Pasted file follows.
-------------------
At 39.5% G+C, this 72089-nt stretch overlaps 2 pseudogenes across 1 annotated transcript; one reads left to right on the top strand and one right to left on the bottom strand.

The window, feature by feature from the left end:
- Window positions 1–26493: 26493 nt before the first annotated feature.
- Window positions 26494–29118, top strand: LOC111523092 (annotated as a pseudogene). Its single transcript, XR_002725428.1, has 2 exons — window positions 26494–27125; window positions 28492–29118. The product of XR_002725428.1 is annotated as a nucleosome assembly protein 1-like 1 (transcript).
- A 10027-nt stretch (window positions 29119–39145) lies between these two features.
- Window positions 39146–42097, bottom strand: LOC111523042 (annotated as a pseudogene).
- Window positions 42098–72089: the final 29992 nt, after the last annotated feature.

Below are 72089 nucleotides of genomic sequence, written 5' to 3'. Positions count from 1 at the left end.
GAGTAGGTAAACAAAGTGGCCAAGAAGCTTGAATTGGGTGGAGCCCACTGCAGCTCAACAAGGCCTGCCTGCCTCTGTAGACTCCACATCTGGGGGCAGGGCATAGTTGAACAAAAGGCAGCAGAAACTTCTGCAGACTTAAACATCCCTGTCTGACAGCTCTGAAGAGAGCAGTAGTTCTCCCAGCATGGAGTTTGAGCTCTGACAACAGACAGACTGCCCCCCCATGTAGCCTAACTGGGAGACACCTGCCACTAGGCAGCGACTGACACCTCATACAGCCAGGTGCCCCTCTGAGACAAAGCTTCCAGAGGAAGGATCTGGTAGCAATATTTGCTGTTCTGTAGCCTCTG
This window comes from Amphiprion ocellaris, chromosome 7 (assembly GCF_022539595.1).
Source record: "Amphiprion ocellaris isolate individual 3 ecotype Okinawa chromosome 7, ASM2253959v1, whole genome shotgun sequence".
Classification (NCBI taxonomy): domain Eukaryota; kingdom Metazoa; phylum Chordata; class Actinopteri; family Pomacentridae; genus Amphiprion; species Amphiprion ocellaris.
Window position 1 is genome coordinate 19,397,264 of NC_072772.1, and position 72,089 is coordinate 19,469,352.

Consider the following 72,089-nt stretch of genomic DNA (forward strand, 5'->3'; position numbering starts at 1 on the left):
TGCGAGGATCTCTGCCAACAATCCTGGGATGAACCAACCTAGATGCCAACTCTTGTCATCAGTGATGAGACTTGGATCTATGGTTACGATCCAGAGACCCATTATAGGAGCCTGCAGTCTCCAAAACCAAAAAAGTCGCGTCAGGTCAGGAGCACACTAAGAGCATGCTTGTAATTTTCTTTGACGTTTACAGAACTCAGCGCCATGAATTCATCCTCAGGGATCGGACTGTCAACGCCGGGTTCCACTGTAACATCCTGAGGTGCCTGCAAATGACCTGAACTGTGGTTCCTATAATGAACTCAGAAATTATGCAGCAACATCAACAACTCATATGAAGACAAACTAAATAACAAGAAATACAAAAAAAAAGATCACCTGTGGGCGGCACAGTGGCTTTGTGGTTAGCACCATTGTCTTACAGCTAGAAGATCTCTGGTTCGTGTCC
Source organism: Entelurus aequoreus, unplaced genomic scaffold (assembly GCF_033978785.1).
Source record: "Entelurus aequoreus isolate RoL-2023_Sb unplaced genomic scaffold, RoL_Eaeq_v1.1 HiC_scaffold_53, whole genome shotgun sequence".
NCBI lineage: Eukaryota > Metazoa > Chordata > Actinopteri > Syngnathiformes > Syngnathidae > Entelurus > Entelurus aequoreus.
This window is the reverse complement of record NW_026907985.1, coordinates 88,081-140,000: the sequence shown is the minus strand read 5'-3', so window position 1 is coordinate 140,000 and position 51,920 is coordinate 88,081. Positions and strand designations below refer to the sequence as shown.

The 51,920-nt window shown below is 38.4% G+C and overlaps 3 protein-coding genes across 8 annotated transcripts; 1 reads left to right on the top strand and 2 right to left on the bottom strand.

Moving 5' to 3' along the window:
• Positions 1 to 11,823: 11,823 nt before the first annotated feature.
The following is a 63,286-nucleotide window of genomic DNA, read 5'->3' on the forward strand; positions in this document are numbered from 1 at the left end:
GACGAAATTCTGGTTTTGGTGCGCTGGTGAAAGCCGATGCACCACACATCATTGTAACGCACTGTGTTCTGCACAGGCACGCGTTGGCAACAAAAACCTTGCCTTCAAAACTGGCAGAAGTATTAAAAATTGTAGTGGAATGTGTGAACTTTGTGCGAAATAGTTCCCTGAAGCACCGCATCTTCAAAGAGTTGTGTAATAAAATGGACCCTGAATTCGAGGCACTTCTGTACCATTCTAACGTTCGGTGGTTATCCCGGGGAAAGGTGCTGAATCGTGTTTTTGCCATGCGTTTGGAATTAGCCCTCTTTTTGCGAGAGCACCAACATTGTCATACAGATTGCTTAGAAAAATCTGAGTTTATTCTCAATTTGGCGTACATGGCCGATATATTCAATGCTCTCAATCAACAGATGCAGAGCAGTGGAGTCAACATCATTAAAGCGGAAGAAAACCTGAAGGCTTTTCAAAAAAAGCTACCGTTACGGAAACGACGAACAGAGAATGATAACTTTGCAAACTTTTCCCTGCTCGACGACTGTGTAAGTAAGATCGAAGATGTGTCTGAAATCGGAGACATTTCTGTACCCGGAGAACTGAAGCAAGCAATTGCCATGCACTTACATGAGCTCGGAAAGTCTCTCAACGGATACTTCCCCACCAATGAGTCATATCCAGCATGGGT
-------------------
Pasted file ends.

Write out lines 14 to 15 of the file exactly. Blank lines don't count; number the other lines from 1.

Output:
Consider the following 72,089-nt stretch of genomic DNA (forward strand, 5'->3'; position numbering starts at 1 on the left):
TGCGAGGATCTCTGCCAACAATCCTGGGATGAACCAACCTAGATGCCAACTCTTGTCATCAGTGATGAGACTTGGATCTATGGTTACGATCCAGAGACCCATTATAGGAGCCTGCAGTCTCCAAAACCAAAAAAGTCGCGTCAGGTCAGGAGCACACTAAGAGCATGCTTGTAATTTTCTTTGACGTTTACAGAACTCAGCGCCATGAATTCATCCTCAGGGATCGGACTGTCAACGCCGGGTTCCACTGTAACATCCTGAGGTGCCTGCAAATGACCTGAACTGTGGTTCCTATAATGAACTCAGAAATTATGCAGCAACATCAACAACTCATATGAAGACAAACTAAATAACAAGAAATACAAAAAAAAAGATCACCTGTGGGCGGCACAGTGGCTTTGTGGTTAGCACCATTGTCTTACAGCTAGAAGATCTCTGGTTCGTGTCC